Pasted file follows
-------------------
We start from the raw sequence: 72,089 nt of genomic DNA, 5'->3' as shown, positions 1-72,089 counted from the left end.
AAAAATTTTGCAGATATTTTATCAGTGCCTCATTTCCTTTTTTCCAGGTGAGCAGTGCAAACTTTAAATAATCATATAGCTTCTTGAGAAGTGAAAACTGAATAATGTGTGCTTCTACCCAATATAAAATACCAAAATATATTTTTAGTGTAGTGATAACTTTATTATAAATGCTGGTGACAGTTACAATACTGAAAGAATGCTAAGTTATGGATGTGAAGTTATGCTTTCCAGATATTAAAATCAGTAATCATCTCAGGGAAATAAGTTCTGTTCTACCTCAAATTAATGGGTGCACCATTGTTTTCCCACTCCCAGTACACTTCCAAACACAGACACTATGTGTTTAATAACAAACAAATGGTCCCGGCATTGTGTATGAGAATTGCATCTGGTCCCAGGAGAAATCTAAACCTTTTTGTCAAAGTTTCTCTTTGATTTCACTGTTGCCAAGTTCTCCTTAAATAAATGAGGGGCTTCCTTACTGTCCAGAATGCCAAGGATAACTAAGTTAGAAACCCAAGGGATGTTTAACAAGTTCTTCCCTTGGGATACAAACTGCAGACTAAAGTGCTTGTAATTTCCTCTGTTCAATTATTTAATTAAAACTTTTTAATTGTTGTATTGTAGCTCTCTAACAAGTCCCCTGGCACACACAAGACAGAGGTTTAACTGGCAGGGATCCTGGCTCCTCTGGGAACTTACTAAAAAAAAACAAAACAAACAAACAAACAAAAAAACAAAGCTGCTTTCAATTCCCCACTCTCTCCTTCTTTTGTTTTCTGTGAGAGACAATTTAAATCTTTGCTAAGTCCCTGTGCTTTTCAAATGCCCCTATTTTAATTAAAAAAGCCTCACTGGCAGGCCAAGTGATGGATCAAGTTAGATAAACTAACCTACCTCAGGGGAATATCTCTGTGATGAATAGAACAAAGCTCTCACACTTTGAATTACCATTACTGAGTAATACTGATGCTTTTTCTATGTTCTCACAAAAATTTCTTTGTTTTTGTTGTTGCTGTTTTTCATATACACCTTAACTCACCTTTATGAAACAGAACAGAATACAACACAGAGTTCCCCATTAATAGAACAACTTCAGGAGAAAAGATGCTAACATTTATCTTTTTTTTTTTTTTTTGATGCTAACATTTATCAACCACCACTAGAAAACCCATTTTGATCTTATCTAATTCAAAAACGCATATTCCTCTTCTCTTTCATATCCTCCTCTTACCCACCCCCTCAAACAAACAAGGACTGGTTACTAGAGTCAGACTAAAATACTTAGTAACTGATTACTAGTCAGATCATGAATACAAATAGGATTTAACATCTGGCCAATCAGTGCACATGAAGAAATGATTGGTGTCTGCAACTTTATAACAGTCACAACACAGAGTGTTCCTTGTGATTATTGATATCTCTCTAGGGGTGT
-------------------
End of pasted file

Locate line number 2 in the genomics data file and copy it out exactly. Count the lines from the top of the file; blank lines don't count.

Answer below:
AAAAATTTTGCAGATATTTTATCAGTGCCTCATTTCCTTTTTTCCAGGTGAGCAGTGCAAACTTTAAATAATCATATAGCTTCTTGAGAAGTGAAAACTGAATAATGTGTGCTTCTACCCAATATAAAATACCAAAATATATTTTTAGTGTAGTGATAACTTTATTATAAATGCTGGTGACAGTTACAATACTGAAAGAATGCTAAGTTATGGATGTGAAGTTATGCTTTCCAGATATTAAAATCAGTAATCATCTCAGGGAAATAAGTTCTGTTCTACCTCAAATTAATGGGTGCACCATTGTTTTCCCACTCCCAGTACACTTCCAAACACAGACACTATGTGTTTAATAACAAACAAATGGTCCCGGCATTGTGTATGAGAATTGCATCTGGTCCCAGGAGAAATCTAAACCTTTTTGTCAAAGTTTCTCTTTGATTTCACTGTTGCCAAGTTCTCCTTAAATAAATGAGGGGCTTCCTTACTGTCCAGAATGCCAAGGATAACTAAGTTAGAAACCCAAGGGATGTTTAACAAGTTCTTCCCTTGGGATACAAACTGCAGACTAAAGTGCTTGTAATTTCCTCTGTTCAATTATTTAATTAAAACTTTTTAATTGTTGTATTGTAGCTCTCTAACAAGTCCCCTGGCACACACAAGACAGAGGTTTAACTGGCAGGGATCCTGGCTCCTCTGGGAACTTACTAAAAAAAAACAAAACAAACAAACAAACAAAAAAACAAAGCTGCTTTCAATTCCCCACTCTCTCCTTCTTTTGTTTTCTGTGAGAGACAATTTAAATCTTTGCTAAGTCCCTGTGCTTTTCAAATGCCCCTATTTTAATTAAAAAAGCCTCACTGGCAGGCCAAGTGATGGATCAAGTTAGATAAACTAACCTACCTCAGGGGAATATCTCTGTGATGAATAGAACAAAGCTCTCACACTTTGAATTACCATTACTGAGTAATACTGATGCTTTTTCTATGTTCTCACAAAAATTTCTTTGTTTTTGTTGTTGCTGTTTTTCATATACACCTTAACTCACCTTTATGAAACAGAACAGAATACAACACAGAGTTCCCCATTAATAGAACAACTTCAGGAGAAAAGATGCTAACATTTATCTTTTTTTTTTTTTTTTGATGCTAACATTTATCAACCACCACTAGAAAACCCATTTTGATCTTATCTAATTCAAAAACGCATATTCCTCTTCTCTTTCATATCCTCCTCTTACCCACCCCCTCAAACAAACAAGGACTGGTTACTAGAGTCAGACTAAAATACTTAGTAACTGATTACTAGTCAGATCATGAATACAAATAGGATTTAACATCTGGCCAATCAGTGCACATGAAGAAATGATTGGTGTCTGCAACTTTATAACAGTCACAACACAGAGTGTTCCTTGTGATTATTGATATCTCTCTAGGGGTGT